Essentially Being Banaban in Today's World: The Role of Banaban Law "TE RII NI BANABA" (Backbone of Banaba) In a Changing World
By Roabeia Ken Sigrah and Stacey M. King
How can Banabans safely embrace this new century and at the same time achieve the goal of self-determination while still upholding their heritage? This study focuses on Banaban culture as the foundation of ethnic identity. For centuries Banabans have utilized their system of traditional law known as “Te Rii Ni Banaba” (The Backbone of Banaba) to settle clan disputes in regard to land ownership, genealogy and roles within Banaban society. By analyzing the past and present fragmentation of Banaban civilization during Colonial rule, WWII and exile of the people to Rabi Island, this paper identified the current problems that have to be addressed to ensure cultural and ethnic survival in today’s fast changing world. It highlights the history, oral traditions and the origins of the Banaban people. It also focuses on the strength and determination of the Banabans to uphold their identity while under the governance of two Pacific nations, Fiji and Kiribati. Now as the young Banaban generation is taught under the system of western education the study describes the importance and onus of responsibly the clan spokesman has to ensure ethnic survival in the years ahead. The preservation of Banaban cultural law and its implementation into today’s systems of introduced western administration was studied and found vital in aiding the community in its social, political and economic development. This study concludes that the strength of the Banabans lies within, with culture, customs and traditions as the core of their unity. It is only through unity that the Banaban community can move forward with one voice to seek justice for their past and to safeguard build a much better future.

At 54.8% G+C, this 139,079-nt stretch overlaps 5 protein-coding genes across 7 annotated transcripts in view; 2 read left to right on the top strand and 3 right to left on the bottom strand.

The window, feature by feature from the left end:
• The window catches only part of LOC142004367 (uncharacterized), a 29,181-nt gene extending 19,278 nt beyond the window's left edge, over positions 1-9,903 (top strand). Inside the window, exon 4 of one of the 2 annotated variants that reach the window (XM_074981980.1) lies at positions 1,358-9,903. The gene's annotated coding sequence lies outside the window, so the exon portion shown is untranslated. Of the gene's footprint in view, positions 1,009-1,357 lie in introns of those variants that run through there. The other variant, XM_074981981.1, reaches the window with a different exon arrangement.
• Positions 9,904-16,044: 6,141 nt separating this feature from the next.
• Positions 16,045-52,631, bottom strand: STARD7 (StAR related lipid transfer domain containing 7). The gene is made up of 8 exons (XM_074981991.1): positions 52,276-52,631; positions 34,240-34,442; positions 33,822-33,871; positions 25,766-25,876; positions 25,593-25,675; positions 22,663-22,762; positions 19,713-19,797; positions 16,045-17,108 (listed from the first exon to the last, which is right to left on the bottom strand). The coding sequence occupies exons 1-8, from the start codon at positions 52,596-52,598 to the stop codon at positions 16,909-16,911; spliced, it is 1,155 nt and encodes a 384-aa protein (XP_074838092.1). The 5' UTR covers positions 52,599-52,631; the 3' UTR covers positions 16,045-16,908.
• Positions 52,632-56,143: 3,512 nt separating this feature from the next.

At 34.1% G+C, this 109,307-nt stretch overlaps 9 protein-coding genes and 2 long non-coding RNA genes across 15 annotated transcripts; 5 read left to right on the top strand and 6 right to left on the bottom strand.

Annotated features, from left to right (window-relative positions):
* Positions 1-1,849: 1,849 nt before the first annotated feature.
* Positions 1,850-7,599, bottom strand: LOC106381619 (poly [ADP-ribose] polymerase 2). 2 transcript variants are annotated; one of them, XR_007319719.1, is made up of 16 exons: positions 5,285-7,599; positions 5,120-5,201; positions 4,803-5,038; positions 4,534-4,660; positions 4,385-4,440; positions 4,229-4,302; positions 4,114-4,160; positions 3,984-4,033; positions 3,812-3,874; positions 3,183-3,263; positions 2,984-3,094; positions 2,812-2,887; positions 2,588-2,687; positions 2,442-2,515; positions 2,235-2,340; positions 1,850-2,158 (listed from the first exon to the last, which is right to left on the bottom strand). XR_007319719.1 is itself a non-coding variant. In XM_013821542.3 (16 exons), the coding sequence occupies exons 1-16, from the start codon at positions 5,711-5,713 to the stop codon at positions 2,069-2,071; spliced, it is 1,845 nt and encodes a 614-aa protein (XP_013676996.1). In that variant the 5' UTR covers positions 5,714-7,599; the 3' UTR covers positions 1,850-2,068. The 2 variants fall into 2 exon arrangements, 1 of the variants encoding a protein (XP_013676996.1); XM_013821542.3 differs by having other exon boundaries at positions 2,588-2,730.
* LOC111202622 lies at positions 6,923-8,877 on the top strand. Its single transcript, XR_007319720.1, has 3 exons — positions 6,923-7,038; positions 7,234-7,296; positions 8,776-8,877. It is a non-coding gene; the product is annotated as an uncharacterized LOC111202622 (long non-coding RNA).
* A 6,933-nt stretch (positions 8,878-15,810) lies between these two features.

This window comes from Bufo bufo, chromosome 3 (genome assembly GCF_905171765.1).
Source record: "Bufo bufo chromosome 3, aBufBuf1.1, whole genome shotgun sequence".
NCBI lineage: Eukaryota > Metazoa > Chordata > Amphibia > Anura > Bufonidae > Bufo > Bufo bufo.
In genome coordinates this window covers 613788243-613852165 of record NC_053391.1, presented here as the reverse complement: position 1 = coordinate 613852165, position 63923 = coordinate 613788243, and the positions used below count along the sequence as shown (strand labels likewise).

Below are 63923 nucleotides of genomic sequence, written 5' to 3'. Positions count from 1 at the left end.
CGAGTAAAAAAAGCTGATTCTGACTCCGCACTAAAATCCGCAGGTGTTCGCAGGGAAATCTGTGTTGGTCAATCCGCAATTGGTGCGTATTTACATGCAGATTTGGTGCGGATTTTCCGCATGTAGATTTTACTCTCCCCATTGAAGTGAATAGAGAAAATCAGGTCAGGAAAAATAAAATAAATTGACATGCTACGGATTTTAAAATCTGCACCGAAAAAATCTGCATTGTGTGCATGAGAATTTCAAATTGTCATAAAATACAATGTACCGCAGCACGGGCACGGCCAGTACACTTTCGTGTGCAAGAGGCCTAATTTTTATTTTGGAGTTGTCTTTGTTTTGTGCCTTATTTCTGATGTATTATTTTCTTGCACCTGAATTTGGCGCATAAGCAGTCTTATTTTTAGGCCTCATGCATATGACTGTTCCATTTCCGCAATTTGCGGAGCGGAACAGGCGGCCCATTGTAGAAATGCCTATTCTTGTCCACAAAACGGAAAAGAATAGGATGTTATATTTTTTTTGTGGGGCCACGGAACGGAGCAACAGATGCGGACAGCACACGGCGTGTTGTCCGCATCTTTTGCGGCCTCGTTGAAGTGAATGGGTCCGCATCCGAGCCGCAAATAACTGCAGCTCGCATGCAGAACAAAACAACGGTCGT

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Conference Paper: ISLANDS of the WORLD VIII Taiwan
This paper was presented and published at ISLANDS of the WORLD VIII International Conference “Changing Islands – Changing Worlds”1-7 November 2004, Kinmen Island (Quemoy), Taiwan